When I spend time at the store and when I venture out to explore the village, I'm often struck by the diversity of backgrounds, occupations, places of origin, and cultural contexts in the people I meet in and around Saxapahaw. And it's true that only a fairly blended place could produce such a schizophrenic business as a gas station that serves sea scallops and sells local produce. As I have come to know Saxapahaw, I have come to understand that the unmistakable spirit of a place so diverse (and, at times, at odds) is revealed in what is common among them.

It is now, in the calm of Autumn, when I find myself asking, what is the connective thread here? Why have we come together--local or not--in this place that has no gated communities, no foreboding neighborhood entries, no walled estates? In a place that sits on the way to other towns, and as a convergence of roads, what, for that matter, makes us a distinct community?

To be sure, geographical place is marked by those people who inhabit it over time. The people may move on or die off, but I've noticed that the space holds their essence. Saxapahaw bears that out for me. I don't know anything about the Sissipahaw tribe, though I'm certain that research would prove fruitful here. I do know enough about the Quakers to understand that their peaceful yet fiercely independent spirit has marked this place.

That independent streak--to judge even from the store's staff--runs deep here in this fiercely Libertarian corner of the North Carolina Piedmont. Here, as much as any place I've lived or traveled, folks defend their right to be true to themselves. In many cases, folks have come here to be left to live their lives as they wish, outside the reach of suburban convention. There is little nod to conformity--no interest in keeping up with the Joneses--and people have consistently surprised me with their individual complexity. Stereotypes are shattered in this place where appearances are tossed aside in favor of direct human contact. I am both delighted and humbled by the number of times my default assumptions about a person have been dead wrong.

Quaker society has become synonymous with peaceable existence, and with its Quaker ancestry, it's a trait that also whispers its presence in Saxapahaw. People have significant differences of opinion about all sorts of things, and their independence makes them unafraid to share those. But Saxapahaw is not a violent place. I'm sure some of this is our American pragmatism at work; as a mill town, folks have grown used to coexisting peaceably here, of necessity. As Jerry, town philosopher disguised as a cynic, put it once, "We're your neighbors. Like it or not, you have to put up with us."

So here we are. Quietly, a couple of thousand people live in their spaces, very near one another, interacting sometimes at the dump or at the General Store, and all at least quietly tolerant of one another. In a way, this is the American spirit in its raw form--people of all stripes pursuing independent lives in parallel structure, each to his own, and on our best days willing to have our assumptions reformed by those around us.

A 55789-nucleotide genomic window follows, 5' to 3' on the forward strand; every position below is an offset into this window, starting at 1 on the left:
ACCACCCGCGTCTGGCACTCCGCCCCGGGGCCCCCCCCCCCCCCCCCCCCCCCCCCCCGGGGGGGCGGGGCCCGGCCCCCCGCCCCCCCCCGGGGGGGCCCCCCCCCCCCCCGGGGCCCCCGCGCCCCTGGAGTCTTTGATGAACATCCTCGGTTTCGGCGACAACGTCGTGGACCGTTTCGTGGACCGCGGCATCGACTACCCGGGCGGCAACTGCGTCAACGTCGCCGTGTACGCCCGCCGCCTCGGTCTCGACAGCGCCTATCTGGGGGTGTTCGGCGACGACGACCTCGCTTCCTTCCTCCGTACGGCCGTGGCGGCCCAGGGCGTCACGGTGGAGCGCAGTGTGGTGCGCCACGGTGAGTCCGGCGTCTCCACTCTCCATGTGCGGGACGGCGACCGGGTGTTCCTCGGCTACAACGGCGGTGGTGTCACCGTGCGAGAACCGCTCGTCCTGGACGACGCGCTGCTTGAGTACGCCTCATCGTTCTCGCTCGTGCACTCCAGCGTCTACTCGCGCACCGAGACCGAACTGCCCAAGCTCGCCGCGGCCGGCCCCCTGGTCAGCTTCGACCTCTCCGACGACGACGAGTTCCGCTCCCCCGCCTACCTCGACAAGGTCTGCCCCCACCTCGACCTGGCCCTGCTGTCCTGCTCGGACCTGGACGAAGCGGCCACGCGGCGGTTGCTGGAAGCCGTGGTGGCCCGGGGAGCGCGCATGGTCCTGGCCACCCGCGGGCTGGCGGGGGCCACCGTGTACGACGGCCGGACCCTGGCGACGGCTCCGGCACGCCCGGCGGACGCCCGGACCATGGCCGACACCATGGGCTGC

In the stillness of Autumn, when the crowds of summer have gone home, I have learned it's that spirit that has drawn us here to Saxapahaw--and no matter what we appear to be, our journeys have converged meaningfully at this unlikely crossroads.


Sunday, June 14, 2009

The Case of the Leaky Cooler

In the United States, it seems our democracy, in tandem with our free market capitalism, has come to mean that we are endowed by our Creator with the inalienable right to choose sides. And there are usually two. And most (if not all) are actually corporations. There’s Tar Heel or Blue Devil. GM or Ford. PC or Mac. Visa or Mastercard. Pepsi or Coke. Army or Navy. Democrat or Republican.
This tendency to choose one of a limited number of sides has become deeply ingrained in the American identity. Just think of the sports rivalries we have cared so much about—for the capacity we’ve gained to feel like slugging a complete stranger who’s wearing the wrong color shirt at a sporting event (especially when there’s either Budweiser or Miller available at that event)! It’s almost as though we have a right to be angry at any poor sod who chose wrongly, given a 50/50 split. On the other hand, I’ve actually hugged a complete stranger at the conclusion of a UNC basketball game out of my joy at “our” victory.
Corporations have benefited greatly from our willingness to align ourselves with a team by managing to convince us to identify with one company or another—for superior flavor, a smoother ride, better service, or just a cooler product. Those identifications circumvent our logic, and sometimes even our better judgment. When two well-established companies pit themselves against one another successfully, their customer bases will notch up their loyalty—as though to support their brand against the other guy.
Today I experienced a poignant reminder of this tendency of ours toward a team-like allegiance to a corporate brand when the Coke repair guy visited me. I was baking a cake in our kitchen at Saxapahaw General Store (for a woman who actually preferred us to either Food Lion or Harris Teeter), when a man in a candy-striped shirt peered over the ice cream counter at me. “Are you in charge?” he asked.
“No,” I replied, wishing to avoid what I thought might be a sales pitch. He moved back a little, and I noticed his uniform was from Coke. He pressed on as though he hadn’t heard my response, and said, “You have a leaky Coke cooler.” I paused, and remembered at that moment having noticed water emerging from the soda cooler area of our store earlier that morning. But I hadn’t reported it for service, and I’d never seen this fellow before.
“How’d you know that?” I inquired. He informed me with no small measure of pride that he’d been told of our malfunctioning cooler by his colleague, our sales representative—the other Coke guy—and he’d headed right over to fix it.